Posted on September 7, 2022 by Wendy Frost

Leading the way in cyber security education once again, the Carlos Alvarez College of Business at UTSA has launched a new B.S. in Applied Cyber Analytics program that is the first degree program of its kind and scale in the country.

“This is a next generation degree program,” said Nicole Beebe , chair of the Department of Information Systems and Cyber Security in the Alvarez College of Business. “By training students in both cyber security and analytics, we are addressing a need in the industry that hasn’t even been acknowledged yet. In 20 years society will look back at the launch of this degree program and realize how innovative we were in establishing it.”

Students will gain an understanding of the cyber domain and its unique datasets and business intelligence needs. Utilizing tools such as machine learning and artificial intelligence, they will learn how to interpret patterns in cyber detection and obtain high-demand skills in the areas of cloud security, risk management and threat intelligence.

“The cyber security industry is suffering from a massive gap in this area,” said Mark Manglicmot , senior vice president of security services at Arctic Wolf and chair of the college’s Cyber and Analytics Board of Advisors. “This degree will allow students to get hands-on experience in how to operate in a cyber security domain while also applying machine learning techniques to large data sets to find the most sophisticated attackers.”

Choosing to attend UTSA because of its nationally recognized cyber security program, transfer student John Ellis is one of the first students majoring in the applied cyber analytics program. With a strong technical background, he was encouraged to join the program by faculty member Rita Mitra.

“I took a coding class in high school and fell in love with it,” said Ellis. “It complements the way my brain works. I love how it is like solving a puzzle. I’m loving it here. I’m eager to gain a deeper understanding in the field and see how it all comes together.”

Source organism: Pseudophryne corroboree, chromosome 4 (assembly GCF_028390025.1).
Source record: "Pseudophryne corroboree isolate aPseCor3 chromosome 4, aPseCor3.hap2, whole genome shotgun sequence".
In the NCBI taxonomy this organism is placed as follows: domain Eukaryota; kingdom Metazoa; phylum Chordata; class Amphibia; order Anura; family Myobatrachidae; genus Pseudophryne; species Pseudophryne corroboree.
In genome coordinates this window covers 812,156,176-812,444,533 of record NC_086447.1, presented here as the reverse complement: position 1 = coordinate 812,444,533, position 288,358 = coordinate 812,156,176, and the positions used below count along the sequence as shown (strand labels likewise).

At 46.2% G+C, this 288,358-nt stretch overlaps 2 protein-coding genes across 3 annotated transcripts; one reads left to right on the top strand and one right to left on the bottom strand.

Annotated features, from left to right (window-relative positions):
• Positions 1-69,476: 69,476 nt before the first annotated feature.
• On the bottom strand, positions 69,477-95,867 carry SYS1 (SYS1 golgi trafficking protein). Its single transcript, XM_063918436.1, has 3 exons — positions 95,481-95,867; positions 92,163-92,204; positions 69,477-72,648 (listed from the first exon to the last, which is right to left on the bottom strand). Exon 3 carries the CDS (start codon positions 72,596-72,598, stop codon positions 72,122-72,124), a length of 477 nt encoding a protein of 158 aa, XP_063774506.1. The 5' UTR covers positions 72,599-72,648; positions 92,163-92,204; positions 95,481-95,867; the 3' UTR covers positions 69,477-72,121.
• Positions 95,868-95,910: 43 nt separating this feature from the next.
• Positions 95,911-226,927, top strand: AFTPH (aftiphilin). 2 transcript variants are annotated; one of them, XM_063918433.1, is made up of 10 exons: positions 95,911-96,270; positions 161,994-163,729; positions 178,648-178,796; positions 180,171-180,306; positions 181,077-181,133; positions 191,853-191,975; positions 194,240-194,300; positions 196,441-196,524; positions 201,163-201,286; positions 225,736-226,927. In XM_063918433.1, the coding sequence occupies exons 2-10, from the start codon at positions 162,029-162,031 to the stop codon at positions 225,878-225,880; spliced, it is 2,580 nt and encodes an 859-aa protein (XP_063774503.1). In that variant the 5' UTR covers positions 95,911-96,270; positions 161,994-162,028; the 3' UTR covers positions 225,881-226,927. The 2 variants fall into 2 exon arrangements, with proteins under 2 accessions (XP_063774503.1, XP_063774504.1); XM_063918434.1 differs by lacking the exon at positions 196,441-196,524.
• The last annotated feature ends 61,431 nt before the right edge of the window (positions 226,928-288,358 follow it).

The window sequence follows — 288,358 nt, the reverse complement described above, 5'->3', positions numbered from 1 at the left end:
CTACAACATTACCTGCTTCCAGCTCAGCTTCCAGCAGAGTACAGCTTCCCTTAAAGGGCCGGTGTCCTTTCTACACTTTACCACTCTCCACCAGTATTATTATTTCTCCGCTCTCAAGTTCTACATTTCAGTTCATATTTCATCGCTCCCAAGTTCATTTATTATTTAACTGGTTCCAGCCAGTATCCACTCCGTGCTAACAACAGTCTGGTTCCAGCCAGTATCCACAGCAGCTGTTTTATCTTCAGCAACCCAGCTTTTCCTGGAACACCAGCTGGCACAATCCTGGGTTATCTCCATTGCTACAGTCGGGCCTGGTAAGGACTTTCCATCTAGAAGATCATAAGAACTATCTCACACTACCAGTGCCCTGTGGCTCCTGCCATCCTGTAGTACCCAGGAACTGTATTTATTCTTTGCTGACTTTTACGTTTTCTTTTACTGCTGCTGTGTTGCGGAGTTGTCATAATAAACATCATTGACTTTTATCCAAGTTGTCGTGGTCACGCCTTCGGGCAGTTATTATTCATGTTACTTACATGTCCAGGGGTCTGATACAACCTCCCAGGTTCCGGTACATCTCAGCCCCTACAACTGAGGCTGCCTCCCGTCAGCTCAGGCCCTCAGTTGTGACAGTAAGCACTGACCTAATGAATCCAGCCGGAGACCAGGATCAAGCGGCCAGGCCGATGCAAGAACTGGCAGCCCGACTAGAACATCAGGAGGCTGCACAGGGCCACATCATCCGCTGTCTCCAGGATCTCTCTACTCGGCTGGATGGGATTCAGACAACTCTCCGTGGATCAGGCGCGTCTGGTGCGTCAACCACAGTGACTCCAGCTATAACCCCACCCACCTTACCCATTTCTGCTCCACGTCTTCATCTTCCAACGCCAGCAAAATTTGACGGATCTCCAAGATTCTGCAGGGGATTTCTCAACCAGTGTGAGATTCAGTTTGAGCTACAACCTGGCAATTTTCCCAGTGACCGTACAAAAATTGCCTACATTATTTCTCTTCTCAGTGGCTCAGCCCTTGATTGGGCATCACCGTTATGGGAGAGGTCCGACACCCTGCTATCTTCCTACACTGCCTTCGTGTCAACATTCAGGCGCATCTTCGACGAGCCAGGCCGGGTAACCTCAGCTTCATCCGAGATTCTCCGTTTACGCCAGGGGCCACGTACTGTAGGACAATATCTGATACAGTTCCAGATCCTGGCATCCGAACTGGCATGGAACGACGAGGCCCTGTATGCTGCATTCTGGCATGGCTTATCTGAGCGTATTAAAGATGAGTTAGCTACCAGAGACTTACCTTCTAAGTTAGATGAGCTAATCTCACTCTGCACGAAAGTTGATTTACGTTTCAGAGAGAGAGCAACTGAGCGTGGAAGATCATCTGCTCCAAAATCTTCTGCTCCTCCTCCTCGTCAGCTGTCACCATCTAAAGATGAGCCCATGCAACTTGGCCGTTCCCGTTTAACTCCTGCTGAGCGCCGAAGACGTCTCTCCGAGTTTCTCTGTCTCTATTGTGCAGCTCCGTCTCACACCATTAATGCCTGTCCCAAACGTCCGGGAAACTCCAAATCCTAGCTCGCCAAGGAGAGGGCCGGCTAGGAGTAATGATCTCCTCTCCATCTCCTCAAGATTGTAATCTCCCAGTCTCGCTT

Focusing on the applied aspects of analytics, students will understand when to use certain algorithms as well as why they are appropriate. They will take the same required courses as the current B.B.A. in Cyber Security, along with additional cyber security and data analytics courses. Supporting coursework includes the fields of mathematics, statistics, business analytics, information systems, data mining, machine learning, policy, law and ethics.

According to the U.S. Bureau of Labor Statistics, there will be a 31% increase in demand for workers trained in cyber security in the next decade.

“This degree opens a multitude of roles for students,” said Joey Jablonski , vice president of analytics at Pythian and vice president of the Cyber and Analytics Board of Advisors. “They could do a traditional cyber security role or join a risk management organization that handles large, complex data sets trying to identify outlier or adverse behavior and alerting individuals to take actions.”

UTSA is the No. 1 cyber security program in the nation according to the Ponemon Institute. Named a Center of Academic Excellence in Information Assurance/Cyber Defense Education, Cyber Operations and Information Assurance Research by the National Security Agency and the Department of Homeland Security, UTSA excels in both cyber academic programming and research. The Alvarez College of Business offers a B.B.A. in Cyber Security both online and in person as well as a M.S. in Information Technology degree with a concentration in cyber security and a Ph.D. in Information Technology with a concentration in cyber security.

— Wendy Frost